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dc.contributor.authorCole, Lucinda
dc.date.accessioned2021-02-10T12:58:18Z
dc.date.issued2016
dc.date.submitted2016-05-19 23:55
dc.date.submitted2019-12-04 14:45:37
dc.date.submitted2020-04-01T14:16:52Z
dc.identifier650000
dc.identifier608290
dc.identifierhttp://library.oapen.org/handle/20.500.12657/32703
dc.identifier.urihttps://directory.doabooks.org/handle/20.500.12854/37937
dc.description.abstract"Lucinda Cole’s Imperfect Creatures offers the first full-length study of the shifting, unstable, but foundational status of “vermin” as creatures and category in the early modern literary, scientific, and political imagination. In the space between theology and an emergent empiricism, Cole’s argument engages a wide historical swath of canonical early modern literary texts—William Shakespeare’s Macbeth, Christopher Marlowe’s The Jew of Malta, Abraham Cowley’s The Plagues of Egypt, Thomas Shadwell’s The Virtuoso, the Earl of Rochester’s “A Ramble in St. James’s Park,” and Daniel Defoe’s Robinson Crusoe and Journal of the Plague Year—alongside other nonliterary primary sources and under-examined archival materials from the period, including treatises on animal trials, grain shortages, rabies, and comparative neuroanatomy. As Cole illustrates, human health and demographic problems—notably those of feeding populations periodically stricken by hunger, disease, and famine—were tied to larger questions about food supplies, property laws, national identity, and the theological imperatives that underwrote humankind’s claim to dominion over the animal kingdom. In this context, Cole’s study indicates, so-called “vermin” occupied liminal spaces between subject and object, nature and animal, animal and the devil, the devil and disease—even reason and madness. This verminous discourse formed a foundational category used to carve out humankind’s relationship to an unpredictable, irrational natural world, but it evolved into a form for thinking about not merely animals but anything that threatened the health of the body politic—humans, animals, and even thoughts."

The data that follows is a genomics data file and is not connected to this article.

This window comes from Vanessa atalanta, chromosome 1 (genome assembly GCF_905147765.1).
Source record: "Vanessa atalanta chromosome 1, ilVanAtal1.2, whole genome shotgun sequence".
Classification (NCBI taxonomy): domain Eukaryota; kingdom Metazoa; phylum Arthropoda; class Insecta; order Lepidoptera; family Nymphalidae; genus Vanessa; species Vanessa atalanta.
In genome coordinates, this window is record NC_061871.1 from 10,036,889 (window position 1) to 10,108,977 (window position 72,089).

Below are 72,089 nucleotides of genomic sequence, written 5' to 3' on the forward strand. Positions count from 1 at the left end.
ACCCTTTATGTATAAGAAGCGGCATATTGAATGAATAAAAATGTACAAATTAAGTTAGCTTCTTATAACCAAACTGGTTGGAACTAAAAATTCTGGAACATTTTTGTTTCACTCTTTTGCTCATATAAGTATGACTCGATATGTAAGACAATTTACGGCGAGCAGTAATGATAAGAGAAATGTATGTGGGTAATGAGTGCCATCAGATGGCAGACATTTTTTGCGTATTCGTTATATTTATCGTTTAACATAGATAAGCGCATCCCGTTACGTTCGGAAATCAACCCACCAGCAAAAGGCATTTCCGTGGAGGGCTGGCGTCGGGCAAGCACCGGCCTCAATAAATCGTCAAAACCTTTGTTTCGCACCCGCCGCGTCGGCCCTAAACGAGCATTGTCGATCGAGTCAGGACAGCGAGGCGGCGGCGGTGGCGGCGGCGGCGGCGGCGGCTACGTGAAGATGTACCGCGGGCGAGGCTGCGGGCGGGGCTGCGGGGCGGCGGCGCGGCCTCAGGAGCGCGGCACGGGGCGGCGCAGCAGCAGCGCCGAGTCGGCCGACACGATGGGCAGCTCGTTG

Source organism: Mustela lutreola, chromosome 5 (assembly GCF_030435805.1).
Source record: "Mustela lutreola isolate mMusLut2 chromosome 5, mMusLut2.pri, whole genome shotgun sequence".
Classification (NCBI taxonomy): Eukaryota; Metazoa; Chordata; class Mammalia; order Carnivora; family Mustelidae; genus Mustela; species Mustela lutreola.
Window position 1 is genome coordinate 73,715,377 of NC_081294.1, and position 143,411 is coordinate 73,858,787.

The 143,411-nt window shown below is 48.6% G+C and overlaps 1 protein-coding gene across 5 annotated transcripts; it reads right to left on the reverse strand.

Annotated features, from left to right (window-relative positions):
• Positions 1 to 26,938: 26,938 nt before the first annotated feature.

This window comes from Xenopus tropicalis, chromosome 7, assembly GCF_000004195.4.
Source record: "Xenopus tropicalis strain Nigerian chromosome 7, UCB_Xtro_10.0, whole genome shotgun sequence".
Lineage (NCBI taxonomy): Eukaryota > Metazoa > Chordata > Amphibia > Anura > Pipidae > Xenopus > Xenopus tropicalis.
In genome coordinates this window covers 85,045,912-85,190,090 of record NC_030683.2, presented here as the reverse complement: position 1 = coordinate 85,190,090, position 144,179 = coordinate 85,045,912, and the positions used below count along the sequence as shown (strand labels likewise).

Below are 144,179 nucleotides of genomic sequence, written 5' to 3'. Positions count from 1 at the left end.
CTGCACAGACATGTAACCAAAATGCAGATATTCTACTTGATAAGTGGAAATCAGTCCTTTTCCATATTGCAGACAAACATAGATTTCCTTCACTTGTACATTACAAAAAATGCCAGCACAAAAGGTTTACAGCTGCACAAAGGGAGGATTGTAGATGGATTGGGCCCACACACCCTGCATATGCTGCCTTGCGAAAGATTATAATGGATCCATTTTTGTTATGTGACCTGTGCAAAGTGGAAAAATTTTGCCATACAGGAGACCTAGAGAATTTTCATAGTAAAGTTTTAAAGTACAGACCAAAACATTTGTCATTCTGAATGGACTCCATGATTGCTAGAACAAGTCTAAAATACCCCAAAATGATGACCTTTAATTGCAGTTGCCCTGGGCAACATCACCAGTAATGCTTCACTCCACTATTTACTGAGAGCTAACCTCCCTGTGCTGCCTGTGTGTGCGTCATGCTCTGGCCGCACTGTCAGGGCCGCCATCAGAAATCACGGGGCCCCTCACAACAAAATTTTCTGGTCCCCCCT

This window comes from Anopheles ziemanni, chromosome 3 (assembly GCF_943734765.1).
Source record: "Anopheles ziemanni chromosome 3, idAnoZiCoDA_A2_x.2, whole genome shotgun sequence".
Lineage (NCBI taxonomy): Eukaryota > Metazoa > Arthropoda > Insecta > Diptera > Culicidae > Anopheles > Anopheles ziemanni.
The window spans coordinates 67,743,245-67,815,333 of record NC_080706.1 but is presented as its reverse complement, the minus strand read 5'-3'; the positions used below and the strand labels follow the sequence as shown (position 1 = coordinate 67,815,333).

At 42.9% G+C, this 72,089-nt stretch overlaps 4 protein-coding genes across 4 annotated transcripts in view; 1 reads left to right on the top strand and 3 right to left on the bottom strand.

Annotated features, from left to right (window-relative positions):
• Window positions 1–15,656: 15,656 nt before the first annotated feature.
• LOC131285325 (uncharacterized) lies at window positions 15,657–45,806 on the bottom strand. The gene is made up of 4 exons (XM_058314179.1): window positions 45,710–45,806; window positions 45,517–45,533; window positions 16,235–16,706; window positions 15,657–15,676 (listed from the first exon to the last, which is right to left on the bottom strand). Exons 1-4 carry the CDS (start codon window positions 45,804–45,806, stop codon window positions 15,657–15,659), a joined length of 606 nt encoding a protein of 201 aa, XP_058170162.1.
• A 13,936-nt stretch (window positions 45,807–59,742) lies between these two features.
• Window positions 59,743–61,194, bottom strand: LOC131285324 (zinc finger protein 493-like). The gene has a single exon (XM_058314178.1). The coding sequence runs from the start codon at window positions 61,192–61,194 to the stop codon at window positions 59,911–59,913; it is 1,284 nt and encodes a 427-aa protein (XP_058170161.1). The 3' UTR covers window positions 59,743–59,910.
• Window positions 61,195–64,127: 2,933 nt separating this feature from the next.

dc.languageEnglish
dc.rightsopen access
dc.subject.classificationbic Book Industry Communication::D Literature & literary studies::DS Literature: history & criticism::DSB Literary studies: general
dc.subject.otherliterature
dc.subject.othernature
dc.subject.otheranimals
dc.titleImperfect Creatures
dc.typebook
oapen.identifier.doi10.3998/mpub.4424519
oapen.relation.isPublishedByb7359529-e5f7-4510-a59f-d7dafa1d4d17
oapen.relation.isFundedBy969f21b5-ac00-4517-9de2-44973eec6874
oapen.relation.isbn9780472900626;9780472900633
oapen.collectionKnowledge Unlatched (KU)
oapen.pages240
oapen.place.publicationAnn Arbor
oapen.review.commentsThe proposal was selected by the acquisitions editor who invited a full manuscript. The full manuscript was reviewed by two external readers using a double-blind process. Based on the acquisitions editor recommendation, the external reviews, and their own analysis, the Executive Committee (Editorial Board) of U-M Press approved the project for publication.en_US
peerreview.review.decisionYes
peerreview.review.typeFull text
peerreview.reviewer.typeExternal peer reviewer
peerreview.review.stagePre-publication
peerreview.open.reviewNo
peerreview.publish.responsibilityScientific or Editorial Board
peerreview.idd98bf225-990a-4ac4-acf4-fd7bf0dfb00c
dc.number103491
dc.relationisFundedByb818ba9d-2dd9-4fd7-a364-7f305aef7ee9
dc.redirect650000


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